I am a strange bird. I enjoy shopping. Wait. I LOVE IT. I love the social event of shopping, a “girl’s day of shopping” a “shopping spree”, “christmas shopping’, “back to school shopping”. I love GROCERY shopping so much I include it on my list of hobbies. I love when stores tell me to “STOCK UP”. I love paper shopping bags with logos on the outside. I remember when my friend Marlo and I would go to Eastview Mall with our…thirty dollars or so, wanting to go on a giant spree. We’d buy 1/2 off hoop earrings at Express and then ask if we could have the BIG shopping bag, because who doesn’t love the look of carrying armloads of bags out of the mall? All that could make it better would be a fresh bunch of flowers wrapped in paper, a long french bread and a hat box (and some celery*). What I do NOT like about shopping is trying things on. This is why the majority of my clothes come from Target and Old Navy. I know precisely what styles and sizes fit me in those stores and I don’t have to try them on. I eyeball it, hold it in front of me, see if it can be thrown in the washing machine and purchase it. I hate dressing rooms. I’m an impatient person, and i don’t like to waste time DOING things that I don’t like DOING when I could be somewhere taking a nap. I hate the whole procedure of taking off your coat, your purse, your clothes, shoes, taking the thing off the hanger, figuring it out, looking terrible in it and knowing that a gaggle of security people are laughing their faces off at you behind the mirror while you strike a pose and say “HI, YES, How are you?” which is something my mom and sister and I do when we try on clothes for some reason. You have to see how your body looks saying “Hi, yes.” Maybe I’d like trying on clothes more if I were at least six sizes smaller, but as it is, it’s just a big series of “NOPE, YOURE STILL TOO FAT! TRY AGAIN NEXT YEAR, ORSON!”
So imagine then my torture when my mother used to take us out to buy Easter dresses. I don’t remember my sister’s attitude, so we’ll just say it was bad, because she and my mother were like those trick magnet dogs, flipping around and resisting each other, never occupying the same point. But I, the usual nerd ‘good child’ who let my mother dress me in grey courdoroy when I was thirteen, engaged in a particular act of rebellion when it came to clothes shopping. First of all, you had to try everything on. Then you had to come out and let mom see it, and pull it around and “HOW’S THE CROTCH FITTING? DOES THIS MAKE YOUR CROTCH LOOK FAT?” Then she’d pull VIOLENTLY on the waistband to see how much room was available. If you couldn’t pull the waistband out wide enough to put a cat in it, they were too tight. Because remember, “IT’LL SHRINK”. Everything shrinks.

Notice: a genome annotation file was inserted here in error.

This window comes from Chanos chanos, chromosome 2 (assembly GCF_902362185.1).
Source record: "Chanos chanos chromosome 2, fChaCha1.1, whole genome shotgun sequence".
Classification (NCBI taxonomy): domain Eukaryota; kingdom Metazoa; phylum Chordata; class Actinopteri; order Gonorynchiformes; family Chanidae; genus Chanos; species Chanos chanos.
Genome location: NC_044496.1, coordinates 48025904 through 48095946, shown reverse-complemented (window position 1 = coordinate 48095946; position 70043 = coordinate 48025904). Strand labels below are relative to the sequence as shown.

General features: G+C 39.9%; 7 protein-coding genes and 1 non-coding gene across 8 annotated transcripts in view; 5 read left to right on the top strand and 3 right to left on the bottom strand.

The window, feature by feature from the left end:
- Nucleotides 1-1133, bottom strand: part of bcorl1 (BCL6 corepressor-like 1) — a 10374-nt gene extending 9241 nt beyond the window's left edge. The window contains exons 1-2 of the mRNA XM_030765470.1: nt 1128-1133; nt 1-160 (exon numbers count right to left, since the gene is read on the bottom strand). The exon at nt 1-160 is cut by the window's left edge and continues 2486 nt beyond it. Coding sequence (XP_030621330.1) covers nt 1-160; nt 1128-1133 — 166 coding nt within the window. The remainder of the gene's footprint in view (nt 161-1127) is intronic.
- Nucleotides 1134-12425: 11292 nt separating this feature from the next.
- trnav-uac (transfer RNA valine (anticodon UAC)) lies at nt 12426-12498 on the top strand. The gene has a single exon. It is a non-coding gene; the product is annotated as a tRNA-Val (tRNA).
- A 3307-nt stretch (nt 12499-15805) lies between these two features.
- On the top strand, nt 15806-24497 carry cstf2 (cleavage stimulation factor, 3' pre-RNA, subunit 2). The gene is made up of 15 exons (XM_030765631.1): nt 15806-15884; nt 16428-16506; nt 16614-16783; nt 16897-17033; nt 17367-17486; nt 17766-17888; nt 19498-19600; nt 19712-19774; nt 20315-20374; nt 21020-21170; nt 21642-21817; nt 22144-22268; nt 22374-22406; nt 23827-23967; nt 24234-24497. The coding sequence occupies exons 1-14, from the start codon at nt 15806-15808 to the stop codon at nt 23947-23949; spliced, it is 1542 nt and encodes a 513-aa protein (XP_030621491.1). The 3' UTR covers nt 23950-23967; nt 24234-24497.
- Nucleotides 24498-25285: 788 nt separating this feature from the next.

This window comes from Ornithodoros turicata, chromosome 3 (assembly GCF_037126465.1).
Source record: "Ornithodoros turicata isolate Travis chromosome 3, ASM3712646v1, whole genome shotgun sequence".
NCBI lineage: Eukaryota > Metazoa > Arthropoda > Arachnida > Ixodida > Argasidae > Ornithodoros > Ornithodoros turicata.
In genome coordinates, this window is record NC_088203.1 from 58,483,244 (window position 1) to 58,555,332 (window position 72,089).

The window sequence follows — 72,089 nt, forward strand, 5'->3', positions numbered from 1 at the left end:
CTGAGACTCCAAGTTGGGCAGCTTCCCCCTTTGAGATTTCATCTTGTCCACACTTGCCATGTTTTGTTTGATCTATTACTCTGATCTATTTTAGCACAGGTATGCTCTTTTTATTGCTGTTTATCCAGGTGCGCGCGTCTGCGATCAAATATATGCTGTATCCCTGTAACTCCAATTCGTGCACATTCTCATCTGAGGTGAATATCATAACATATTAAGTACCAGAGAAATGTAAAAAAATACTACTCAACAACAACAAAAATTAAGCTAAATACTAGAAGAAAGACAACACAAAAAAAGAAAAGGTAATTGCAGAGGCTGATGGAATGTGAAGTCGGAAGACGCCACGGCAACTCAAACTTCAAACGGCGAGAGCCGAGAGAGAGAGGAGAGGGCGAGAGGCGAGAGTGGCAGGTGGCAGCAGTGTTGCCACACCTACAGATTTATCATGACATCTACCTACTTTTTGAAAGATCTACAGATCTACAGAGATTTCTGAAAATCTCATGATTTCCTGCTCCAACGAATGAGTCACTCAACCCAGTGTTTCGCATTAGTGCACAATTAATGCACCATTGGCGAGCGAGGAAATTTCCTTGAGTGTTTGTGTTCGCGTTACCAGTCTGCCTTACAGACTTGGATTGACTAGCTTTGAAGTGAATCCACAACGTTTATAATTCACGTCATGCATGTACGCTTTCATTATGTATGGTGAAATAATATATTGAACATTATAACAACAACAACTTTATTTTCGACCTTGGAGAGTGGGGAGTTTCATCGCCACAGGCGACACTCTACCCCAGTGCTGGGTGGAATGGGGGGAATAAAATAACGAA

By the end of our day of shopping I had reached an unusual level of frustration while trying on a ridiculously stylish, early eighties PANTSUIT with a peach colored patent leather belt about 1/2″ wide.
“LET ME SEE IT,” Mom called from out in the middle of the store. That was the catch. She didn’t wait outside the dressing room door. She was out looking for more things to force me to try on. “COME OUT HERE.”
So, in an effort to show my hatred of the whole shabang, I got down on all fours, and, like a dehydrated man crawling through the desert, I dragged myself out of the dressing room and across the floor of the juniors dress department, past salespeople, customers, other girls my own age. I turned up the vocals as my mother came into view. Groaning and whimpering to really illustrate the torture I was being put through; the torture of pantsuits, of PANTY HOSE, of white mesh/net hats and teeny white patent leather purses. If my goal was to make a scene: I was victorious. To this day, it mortifies my mother to look back on that afternoon.
Spring also has Easter. Although I am a lifelong Christian from a Christian home, lovin the Lord, letting Jesus take the wheel…I…I don’t like Easter. The severe importance of it scares me. Are we allowed to joke around on Easter? To laugh and have fun? It’s never been a favorite holiday, and ever since I was a kid when I saw the statue of Jesus covered in a back shroud at church, Good Friday has really freaked me out. It scared me so much I didn’t want to go back to church on Sunday to see the ‘black ghost Jesus’.
“HE’S NOT A GHOST,” my mom yelled, tapping her foot. “THE WHOLE POINT OF EASTER IS THAT HE ROSE FROM THE DEAD TO SAVE US. THAT’S THE MIRACLE OF EASTER! NOW GET IN THE CAR!”
So I guess the point here is, even though I don’t like spring, by the time February rolls around I’m so sick of the brutal wind, ice and snow of Chicago winter that a taste of warmth, a lighter coat, a brief glimpse at the sun are enough to drive me into a brief, unheard of, put-a-wallet-between-her-teeth optimism that says MAYBE THIS YEAR SPRING HAS COME EARLY! Maybe this year it’ll be sunny and warm! Maybe this year I’ll find a flattering dress for Easter Church! Maybe this year…everything is different.
But the snow always comes back, the gray black slush lining the streets, the wind pulling your hood right back off your head, turning your umbrella inside out. The sky returns to its gloomy state of freshly erased chalkboard as we inevitably step into a puddle that looked 1 inch deep but really was a storm drain.
The thing about false spring though is that it comes at just the right time. It reminds you that while your troubles are not over, all is not lost, that the days indeed are getting longer, that there’s grass somewhere under that blanket of gloom, that Jesus isn’t a ghost anymore and empire waist dresses are flattering on everyone. So while I urge you to keep a cool head about yourself during this warm, deceptive week…you can still enjoy it while it lasts. Reminds me of a quote I have taped to the fridge:
“Don’t cry because it’s over. Smile because it happened!”
~ Dr. Seuss